Things are worse in Pennsylvania

Bruce L. Bortz

July 01, 1993|By Bruce L. Bortz

YOU have a friend in Pennsylvania." It's the tourist marketing slogan of the commonwealth to the north. But if you look closely, particularly at the 253 members of the Keystone State's legislature, "You have trouble in Pennsylvania" is more accurate. From a lot of different angles, Maryland is the friendlier.

Maryland's economy is hardly the picture of robust health, but the Free State is slowly emerging from recession. Pennsylvania, for so long a manufacturing powerhouse, continues in depression. And its politicians don't know what to do about it.

One incumbent, a 75-year-old dentist in south-central Pennsylvania, throws up his hands in despair. Pennsylvania simply doesn't offer much to attract new industry, he says. His decade-long efforts to bring an electricity generating plant to his district have been thwarted by big utilities and small citizen groups concerned over the plant's potential damage to the environment.

Other legislators want to create jobs by rebuilding the infrastructure. Get the federal government to finance high-speed trains, some say. Develop some of the unused campgrounds into summer attractions for "snow birds" -- those people who winter in the South and spend summers in places like Pennsylvania. Build more roads, say others. But relief is not around the corner.

Gov. Bob Casey, now in his second term, is a Democratic Party outcast because of his opposition to abortion. (He was not allowed to speak at the Democratic National Convention and did not endorse Bill Clinton.) Mr. Casey has just undergone a risky heart-liver transplant, making his health as big a question mark as his political future.

Beyond Mr. Casey, there is considerable legislative instability. In the 45-member Senate, Democrats have a majority of one. (Republicans controlled the body after last fall's election, but one senator switched parties.) So for the first time in more than a decade, the House, Senate and governor's office are controlled by Democrats. But in the House, Democrats cling to a 105-98 majority. (With all House members up for re-election every two years, that could change in 1994.)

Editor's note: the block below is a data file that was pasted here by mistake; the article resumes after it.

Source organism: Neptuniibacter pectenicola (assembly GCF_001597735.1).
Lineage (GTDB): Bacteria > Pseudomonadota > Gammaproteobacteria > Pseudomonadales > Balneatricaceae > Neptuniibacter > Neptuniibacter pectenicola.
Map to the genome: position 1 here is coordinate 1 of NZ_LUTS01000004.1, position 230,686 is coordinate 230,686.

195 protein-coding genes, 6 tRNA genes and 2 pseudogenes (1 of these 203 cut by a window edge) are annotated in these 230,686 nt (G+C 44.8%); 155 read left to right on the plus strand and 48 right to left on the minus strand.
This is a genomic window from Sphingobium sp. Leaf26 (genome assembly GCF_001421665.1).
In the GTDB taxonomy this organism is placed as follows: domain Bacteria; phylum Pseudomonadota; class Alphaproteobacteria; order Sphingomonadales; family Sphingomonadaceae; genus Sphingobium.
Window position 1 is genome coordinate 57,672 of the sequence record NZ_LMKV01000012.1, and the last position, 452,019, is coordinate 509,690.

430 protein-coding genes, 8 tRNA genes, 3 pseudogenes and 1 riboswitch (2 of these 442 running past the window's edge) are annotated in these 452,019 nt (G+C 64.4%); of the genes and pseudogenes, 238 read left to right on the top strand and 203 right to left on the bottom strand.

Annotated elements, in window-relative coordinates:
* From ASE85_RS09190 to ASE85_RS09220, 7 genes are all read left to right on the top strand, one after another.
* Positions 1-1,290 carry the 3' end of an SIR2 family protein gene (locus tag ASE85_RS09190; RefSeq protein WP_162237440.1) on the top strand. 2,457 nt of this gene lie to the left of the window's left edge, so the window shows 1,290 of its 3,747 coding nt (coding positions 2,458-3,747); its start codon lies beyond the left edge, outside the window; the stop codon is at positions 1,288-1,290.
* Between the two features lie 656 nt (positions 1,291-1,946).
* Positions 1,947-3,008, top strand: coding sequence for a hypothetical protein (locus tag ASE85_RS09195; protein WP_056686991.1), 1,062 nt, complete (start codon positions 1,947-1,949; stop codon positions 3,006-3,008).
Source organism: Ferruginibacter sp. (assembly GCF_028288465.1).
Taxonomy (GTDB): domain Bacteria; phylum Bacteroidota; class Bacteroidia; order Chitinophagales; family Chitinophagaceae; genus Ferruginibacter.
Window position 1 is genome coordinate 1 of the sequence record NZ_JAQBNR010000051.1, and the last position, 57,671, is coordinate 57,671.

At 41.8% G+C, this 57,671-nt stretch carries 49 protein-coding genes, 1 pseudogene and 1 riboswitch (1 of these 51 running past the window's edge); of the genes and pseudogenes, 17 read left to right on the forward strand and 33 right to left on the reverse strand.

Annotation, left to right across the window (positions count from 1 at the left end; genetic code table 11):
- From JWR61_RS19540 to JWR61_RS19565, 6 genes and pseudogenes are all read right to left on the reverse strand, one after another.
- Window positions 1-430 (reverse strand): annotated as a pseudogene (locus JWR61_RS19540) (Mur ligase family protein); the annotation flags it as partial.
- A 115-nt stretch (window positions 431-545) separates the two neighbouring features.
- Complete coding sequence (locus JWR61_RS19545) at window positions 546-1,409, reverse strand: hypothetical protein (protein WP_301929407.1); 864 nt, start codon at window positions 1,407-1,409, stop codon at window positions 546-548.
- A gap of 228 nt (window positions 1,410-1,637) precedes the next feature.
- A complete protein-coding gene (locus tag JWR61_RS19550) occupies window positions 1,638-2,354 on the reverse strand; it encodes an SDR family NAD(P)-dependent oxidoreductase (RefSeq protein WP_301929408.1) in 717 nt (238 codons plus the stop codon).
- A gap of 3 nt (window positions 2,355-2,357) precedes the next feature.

The result is that it takes forever to get things done in the legislature -- if they ever get done.

Political reform seems dead, too. Pennsylvania legislators are paid about $50,000 a year (roughly twice the salary of Maryland's "part-time" lawmakers). Their salaries are augmented if they're in power positions, and their office expenses and staff are paid for. Significantly, they're also provided $650 a month to lease a car.

When they got wind of this perk, Pennsylvanians got upset. Legislators were driving around in some very fancy vehicles. The former House speaker suggested that the commonwealth buy and maintain a fleet of less-expensive cars for its legislators. It was a sensible idea -- so sensible that the speaker's colleagues ousted him.

Then there's Pennsylvania's "walking-around money." Since 1988, legislators have been given $200 million to dole out pretty much as they please. Many of these grants happen to be made around election time. There's little discussion in Harrisburg of wiping out the system, as Maryland did several years ago.

If Pennsylvania's legislators were ever enticed as a group to Maryland and saw the Free State's political system and economy up close, they'd probably see a prettier picture. They might head north repeating Maryland's tourism slogan: "More than you can imagine."

Bruce L. Bortz writes biweekly on Maryland politics. His "Guidebook to Pennsylvania Legislators 1993-94" will be published next month.

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